Recently, I had the opportunity to sit down with Cliff Coles, president for over 20 years of Clifford M. Coles Food Safety Consulting, Inc., to discuss the topic of what makes an effective environmental program. Here’s how the conversation went:
Richard Stier: Should every company put together a hygiene monitoring program? Why or why not?
Cliff Coles: A hygiene monitoring program should reflect the risk assessment on the product being made. Certainly, a ready-to-eat product such as a salad or a cold-cut sandwich should and would have a more in-depth significance, whereas a beverage facility producing shelf-stable juices would be concerned with economic spoilage organisms, such as yeast, molds, and perhaps Lactobacillus or Alicyclobacillus. Whatever the case, it becomes the report card that justifies the efforts and dollars being spent by a company to remain in the marketplace. With respect to food safety, keep in mind that regulatory officials do not need to prove that a product is contaminated. They simply need to show that the product is being manufactured in an environment whereby it may become contaminated. This is a big difference, and if a company fails to monitor and control the environment, it could fail the test.
RS: Do you have a preference for the type of tests used?
CC: A company needs to decide how it will set up an environmental swab program. Will the program include Zone 1 swabs (direct food contact surfaces) or Zone 2, Zone 3, and Zone 4 only? Those who choose to include Zone 1 areas may opt for testing for “indicator” organisms, such as coliforms, as their choice over the other options. Several companies have chosen non-specific genetic testing (performance testing) to gauge the effectiveness of the sanitation on Zone 1 and Zone 2 environmental areas.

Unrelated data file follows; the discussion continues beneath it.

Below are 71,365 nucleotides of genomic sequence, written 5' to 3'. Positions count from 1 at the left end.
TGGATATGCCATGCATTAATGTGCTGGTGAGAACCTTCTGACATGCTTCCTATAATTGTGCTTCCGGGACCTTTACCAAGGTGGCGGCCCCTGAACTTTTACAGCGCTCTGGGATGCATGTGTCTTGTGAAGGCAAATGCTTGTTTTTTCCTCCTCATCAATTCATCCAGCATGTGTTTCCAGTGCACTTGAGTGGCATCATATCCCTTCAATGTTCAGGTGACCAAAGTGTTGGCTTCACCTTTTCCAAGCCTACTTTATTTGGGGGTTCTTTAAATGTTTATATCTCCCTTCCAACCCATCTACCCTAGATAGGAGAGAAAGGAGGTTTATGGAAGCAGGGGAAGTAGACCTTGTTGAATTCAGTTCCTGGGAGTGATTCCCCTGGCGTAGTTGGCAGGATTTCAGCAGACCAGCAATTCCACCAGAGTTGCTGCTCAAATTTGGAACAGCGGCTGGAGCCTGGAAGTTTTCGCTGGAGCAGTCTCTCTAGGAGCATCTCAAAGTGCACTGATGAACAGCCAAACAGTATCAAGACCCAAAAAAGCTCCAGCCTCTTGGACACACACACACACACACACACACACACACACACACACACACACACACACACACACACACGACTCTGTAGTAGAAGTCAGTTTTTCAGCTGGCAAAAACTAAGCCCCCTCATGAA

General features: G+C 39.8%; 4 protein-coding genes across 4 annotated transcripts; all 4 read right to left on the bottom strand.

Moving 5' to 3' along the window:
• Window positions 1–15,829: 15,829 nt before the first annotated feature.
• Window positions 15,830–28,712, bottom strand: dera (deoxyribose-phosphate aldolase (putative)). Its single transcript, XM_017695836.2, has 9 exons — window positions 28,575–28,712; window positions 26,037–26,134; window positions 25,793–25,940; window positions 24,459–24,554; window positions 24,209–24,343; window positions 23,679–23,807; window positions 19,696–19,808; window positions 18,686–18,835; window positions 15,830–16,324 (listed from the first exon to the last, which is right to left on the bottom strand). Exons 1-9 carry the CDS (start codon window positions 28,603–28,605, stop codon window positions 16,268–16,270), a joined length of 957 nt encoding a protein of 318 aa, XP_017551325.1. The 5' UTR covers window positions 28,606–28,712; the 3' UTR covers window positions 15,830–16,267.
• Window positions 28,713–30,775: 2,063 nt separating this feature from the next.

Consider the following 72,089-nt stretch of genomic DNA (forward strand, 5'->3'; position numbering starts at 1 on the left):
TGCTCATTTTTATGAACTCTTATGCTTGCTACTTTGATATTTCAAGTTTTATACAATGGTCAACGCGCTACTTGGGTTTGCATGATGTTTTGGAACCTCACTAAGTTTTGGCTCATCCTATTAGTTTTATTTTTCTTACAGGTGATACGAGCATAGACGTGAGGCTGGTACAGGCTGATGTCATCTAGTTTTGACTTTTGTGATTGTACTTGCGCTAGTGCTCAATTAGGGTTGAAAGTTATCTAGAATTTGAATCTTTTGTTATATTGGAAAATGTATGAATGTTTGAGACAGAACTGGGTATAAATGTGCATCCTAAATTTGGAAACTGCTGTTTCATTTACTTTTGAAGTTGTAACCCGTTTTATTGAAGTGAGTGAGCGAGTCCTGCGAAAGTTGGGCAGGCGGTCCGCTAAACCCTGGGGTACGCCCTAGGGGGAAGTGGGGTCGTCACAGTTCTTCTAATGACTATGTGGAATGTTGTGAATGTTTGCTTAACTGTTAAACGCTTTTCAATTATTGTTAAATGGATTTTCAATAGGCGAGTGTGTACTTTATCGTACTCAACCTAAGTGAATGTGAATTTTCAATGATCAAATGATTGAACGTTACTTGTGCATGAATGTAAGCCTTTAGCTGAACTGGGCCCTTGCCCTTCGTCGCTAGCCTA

The options for monitoring an environment are plentiful, each has its own pros and cons, and each can be used to support the other. While plate counts and other counting methods require incubation time and can be cumbersome, counts can be used to determine levels of a specific organism and identify indicator organisms. Adenosine triphosphate (ATP) is a longstanding technique that is sometimes misunderstood. ATP results do not equate to the microbial load on a surface being sampled but do reflect the presence of organic material that can be the source of bacterial contamination, or at least be a food source for bacteria. A word of caution however: If the sanitation chemicals contain phosphates (the “p” being “phosphate” in ATP) and the chemicals are not sufficiently rinsed off of equipment surfaces, then the ATP swab results will naturally be consistently over the action limits that a company has deemed as acceptable.
Allergen swabbing is not a measure of microbial sanitation, but again, if the cleaning for microbial contamination is insufficient it’s pretty much a guarantee that the allergen proteins, if present, will remain. Environmental monitoring has to include the presence of allergens within the facility if allergenic ingredients are used. If gluten is the allergen of concern for example, the monitoring program needs to include ancillary areas of the production zones like walls, overhead structures, air ducts and air filters, and other product contact surfaces on adjacent equipment and in Zones 1 and Zone 2.
RS: If a company gets positives in its hygiene monitoring, what do you suggest as a corrective action?
CC: How a company reacts to a positive should be dictated by where the positive is found. Unless the company is doing ATP swabs, non-specific genetic performance testing, indicator organism swabs, or protein swabs on Zone 1 sites, finding a positive swab implicates finished products, while a Zone 2 or Zone 3 positive may not have a direct impact on the finished product. A Zone 1 positive for a pathogen should at a minimum indicate that the finished products manufactured since the last break-and-clean should be placed on hold.